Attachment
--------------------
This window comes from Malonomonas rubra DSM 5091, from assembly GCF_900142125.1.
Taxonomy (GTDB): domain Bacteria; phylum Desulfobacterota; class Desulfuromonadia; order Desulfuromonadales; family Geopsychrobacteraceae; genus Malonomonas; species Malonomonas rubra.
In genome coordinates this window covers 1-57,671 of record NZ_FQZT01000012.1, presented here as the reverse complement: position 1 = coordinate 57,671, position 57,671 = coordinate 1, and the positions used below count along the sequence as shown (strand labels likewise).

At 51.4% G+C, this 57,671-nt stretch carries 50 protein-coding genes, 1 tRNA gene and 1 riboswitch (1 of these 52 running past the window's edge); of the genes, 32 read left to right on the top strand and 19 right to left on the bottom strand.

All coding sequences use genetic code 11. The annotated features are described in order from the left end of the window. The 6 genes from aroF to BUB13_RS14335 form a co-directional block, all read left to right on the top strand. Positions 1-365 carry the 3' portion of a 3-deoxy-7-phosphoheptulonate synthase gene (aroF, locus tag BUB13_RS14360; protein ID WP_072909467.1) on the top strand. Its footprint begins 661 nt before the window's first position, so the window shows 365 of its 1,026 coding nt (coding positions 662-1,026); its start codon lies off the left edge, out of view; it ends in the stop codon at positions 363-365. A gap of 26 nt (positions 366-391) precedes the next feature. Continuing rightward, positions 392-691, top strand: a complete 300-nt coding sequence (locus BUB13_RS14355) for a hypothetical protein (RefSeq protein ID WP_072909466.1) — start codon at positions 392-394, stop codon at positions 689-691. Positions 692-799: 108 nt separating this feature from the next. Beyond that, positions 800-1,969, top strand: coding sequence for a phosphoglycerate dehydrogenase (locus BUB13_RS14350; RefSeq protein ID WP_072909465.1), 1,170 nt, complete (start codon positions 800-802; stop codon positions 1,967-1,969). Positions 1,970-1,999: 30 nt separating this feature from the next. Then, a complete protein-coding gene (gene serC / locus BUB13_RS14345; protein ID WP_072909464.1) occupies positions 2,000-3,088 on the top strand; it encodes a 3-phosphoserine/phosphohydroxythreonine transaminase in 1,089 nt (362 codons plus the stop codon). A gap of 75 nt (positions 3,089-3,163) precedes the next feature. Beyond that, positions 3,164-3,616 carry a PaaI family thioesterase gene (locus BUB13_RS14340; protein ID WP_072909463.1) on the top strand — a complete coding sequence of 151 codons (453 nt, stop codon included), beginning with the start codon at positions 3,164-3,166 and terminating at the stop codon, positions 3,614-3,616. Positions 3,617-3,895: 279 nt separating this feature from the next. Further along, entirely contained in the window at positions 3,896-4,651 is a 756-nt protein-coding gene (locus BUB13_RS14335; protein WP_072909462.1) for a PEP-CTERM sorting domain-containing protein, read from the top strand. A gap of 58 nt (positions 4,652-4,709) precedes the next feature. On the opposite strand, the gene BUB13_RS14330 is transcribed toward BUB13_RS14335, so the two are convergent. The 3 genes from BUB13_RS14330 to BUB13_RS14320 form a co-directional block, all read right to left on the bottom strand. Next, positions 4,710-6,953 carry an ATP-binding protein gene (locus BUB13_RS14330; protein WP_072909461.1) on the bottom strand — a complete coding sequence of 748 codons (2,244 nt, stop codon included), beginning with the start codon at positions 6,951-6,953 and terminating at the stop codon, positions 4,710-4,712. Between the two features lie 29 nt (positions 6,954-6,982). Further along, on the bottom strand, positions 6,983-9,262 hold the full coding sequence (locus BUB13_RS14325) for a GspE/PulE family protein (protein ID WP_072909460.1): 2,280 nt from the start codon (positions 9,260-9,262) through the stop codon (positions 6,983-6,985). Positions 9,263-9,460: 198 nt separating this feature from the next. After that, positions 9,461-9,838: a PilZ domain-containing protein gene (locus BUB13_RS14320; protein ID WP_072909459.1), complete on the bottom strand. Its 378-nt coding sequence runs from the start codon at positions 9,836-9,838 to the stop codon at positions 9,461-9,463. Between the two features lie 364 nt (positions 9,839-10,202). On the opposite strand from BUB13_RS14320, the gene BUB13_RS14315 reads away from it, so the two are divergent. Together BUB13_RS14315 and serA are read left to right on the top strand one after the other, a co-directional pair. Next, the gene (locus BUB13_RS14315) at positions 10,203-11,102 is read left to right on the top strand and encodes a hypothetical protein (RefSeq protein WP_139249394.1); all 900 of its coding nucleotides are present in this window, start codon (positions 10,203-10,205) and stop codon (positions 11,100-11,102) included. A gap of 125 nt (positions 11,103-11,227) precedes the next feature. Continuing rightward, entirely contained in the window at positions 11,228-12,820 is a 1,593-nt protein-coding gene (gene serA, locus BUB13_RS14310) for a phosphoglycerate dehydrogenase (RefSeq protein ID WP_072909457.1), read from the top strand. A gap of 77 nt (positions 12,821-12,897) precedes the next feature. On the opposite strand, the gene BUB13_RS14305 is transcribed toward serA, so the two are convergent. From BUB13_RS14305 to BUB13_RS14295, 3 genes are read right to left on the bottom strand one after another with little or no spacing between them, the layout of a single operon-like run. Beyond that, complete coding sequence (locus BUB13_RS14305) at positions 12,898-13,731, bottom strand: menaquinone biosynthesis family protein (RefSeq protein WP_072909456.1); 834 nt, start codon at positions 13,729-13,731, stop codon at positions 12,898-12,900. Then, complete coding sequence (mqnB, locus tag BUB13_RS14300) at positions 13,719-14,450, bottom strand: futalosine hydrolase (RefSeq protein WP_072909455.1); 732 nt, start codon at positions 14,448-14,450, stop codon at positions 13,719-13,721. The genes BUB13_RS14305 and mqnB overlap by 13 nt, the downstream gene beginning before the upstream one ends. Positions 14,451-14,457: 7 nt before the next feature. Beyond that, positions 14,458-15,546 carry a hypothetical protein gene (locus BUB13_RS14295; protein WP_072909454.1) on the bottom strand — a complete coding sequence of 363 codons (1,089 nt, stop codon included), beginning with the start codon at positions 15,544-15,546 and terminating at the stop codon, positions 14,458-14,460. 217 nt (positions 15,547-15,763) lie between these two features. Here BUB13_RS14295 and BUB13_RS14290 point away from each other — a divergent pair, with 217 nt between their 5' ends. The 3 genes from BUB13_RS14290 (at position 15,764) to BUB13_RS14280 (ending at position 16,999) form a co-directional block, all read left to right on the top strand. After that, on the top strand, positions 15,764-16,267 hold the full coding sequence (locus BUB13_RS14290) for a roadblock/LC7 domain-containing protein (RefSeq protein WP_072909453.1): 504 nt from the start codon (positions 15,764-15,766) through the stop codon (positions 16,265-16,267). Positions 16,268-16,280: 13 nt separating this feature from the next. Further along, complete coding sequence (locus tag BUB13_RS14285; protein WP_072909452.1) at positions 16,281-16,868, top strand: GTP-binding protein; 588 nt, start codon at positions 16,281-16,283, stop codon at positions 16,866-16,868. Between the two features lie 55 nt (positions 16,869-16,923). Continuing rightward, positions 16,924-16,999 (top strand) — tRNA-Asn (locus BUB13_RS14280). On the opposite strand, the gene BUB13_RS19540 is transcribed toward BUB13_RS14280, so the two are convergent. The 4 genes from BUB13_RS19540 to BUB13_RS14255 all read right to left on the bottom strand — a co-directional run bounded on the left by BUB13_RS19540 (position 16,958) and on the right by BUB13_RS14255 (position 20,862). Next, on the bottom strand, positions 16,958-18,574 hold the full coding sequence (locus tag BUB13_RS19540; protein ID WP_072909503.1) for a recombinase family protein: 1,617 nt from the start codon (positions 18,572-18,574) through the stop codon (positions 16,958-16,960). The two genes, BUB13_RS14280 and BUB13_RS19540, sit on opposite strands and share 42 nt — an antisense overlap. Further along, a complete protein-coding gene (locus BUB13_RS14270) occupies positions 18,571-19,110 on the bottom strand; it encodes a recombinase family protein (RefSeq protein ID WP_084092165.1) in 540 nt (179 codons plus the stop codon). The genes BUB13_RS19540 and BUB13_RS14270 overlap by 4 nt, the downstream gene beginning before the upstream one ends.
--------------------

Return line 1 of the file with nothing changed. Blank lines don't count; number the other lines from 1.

This window comes from Malonomonas rubra DSM 5091, from assembly GCF_900142125.1.